Abstract: During the last, terrible weeks of the siege of Tenochtitlan and Tlatelolco in late July of 1521, the Chinampaneca people from Xochimilco, Cuitlahuac, Mexicaltzinco, and Iztapalapa were accused of grievously betraying the defense of the Mexicas. Instead of providing war canoes and supplies to fend off the attacks by the Spaniards and their indigenous allies as they had promised, the Chinampanecas started instead to capture the vulnerable Mexica defenders and to sell them as slaves. The allied Tenochcas and Tlatelolcas retaliated with force, killing the traitors and slaughtering the Xochimilcas still remaining in the city.  The tale of the Chinampaneca betrayal forms a critical episode found in Book 12 of Sahagún’s Florentine Codex, told predominantly from a Tlatelolcan perspective. This paper analyzes the circumstances of this alleged betrayal of the Mexica in the more general context of Central Mexican politics during the contact period. The fall of the Aztec Empire was made possible by the steady erosion of indigenous support to the Aztec hegemon. Cortés masterfully exploited the cracks in the political economy of Central Mexico, gaining allies and crucial logistical support from Cempoala to Tlaxcala, and then from Tetzcoco to Chalco. The Xochimilca debacle narrated in Book 12 represents the coup de grâce that precipitated the fall of the Aztec Empire, now deprived of all means of food and water supply. The episode points to the fragility of the Aztec hegemon and sheds a surprising light on the character of indigenous agency during the conquest of Mexico.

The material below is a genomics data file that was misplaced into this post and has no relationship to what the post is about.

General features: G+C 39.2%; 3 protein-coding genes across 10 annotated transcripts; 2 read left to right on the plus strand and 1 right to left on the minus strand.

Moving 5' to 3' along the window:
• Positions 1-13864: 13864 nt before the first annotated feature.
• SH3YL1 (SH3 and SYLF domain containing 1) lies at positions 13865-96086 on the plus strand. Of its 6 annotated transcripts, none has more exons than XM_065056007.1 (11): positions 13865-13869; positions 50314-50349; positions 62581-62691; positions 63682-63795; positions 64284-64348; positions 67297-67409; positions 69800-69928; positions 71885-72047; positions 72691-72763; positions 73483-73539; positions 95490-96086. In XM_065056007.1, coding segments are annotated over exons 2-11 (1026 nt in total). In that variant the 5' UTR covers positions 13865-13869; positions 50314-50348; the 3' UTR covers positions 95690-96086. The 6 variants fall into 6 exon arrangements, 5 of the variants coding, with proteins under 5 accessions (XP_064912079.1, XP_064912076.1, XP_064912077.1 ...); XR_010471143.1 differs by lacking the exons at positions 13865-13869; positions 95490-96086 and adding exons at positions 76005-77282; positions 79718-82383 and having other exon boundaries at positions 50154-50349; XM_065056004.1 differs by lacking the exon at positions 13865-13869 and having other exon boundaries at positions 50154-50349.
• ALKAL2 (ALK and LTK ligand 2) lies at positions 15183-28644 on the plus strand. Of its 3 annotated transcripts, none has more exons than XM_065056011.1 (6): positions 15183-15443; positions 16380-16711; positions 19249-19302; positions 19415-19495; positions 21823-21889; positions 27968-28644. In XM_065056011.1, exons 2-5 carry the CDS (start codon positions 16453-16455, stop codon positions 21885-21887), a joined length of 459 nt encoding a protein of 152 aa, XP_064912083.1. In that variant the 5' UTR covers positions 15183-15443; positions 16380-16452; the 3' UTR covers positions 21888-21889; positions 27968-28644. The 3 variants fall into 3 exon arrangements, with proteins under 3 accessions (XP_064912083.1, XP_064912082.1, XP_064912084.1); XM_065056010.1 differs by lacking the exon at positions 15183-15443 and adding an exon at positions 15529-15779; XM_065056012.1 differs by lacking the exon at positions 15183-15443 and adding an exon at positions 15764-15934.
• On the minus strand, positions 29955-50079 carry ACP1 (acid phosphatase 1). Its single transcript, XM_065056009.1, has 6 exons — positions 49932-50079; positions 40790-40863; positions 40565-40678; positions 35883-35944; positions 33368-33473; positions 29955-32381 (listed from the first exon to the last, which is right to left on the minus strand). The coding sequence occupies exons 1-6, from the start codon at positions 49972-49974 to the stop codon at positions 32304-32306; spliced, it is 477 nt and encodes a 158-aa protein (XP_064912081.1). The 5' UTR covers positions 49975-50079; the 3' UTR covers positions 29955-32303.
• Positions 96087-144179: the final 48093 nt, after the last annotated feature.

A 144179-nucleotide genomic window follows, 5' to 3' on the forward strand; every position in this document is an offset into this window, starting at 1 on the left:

Patrick Johansson, Presenter
Patrick Johansson, Universidad Nacional Autónoma de México

Presentation: The Conquest of Mexico in Nahua Codices (1519 - 1521)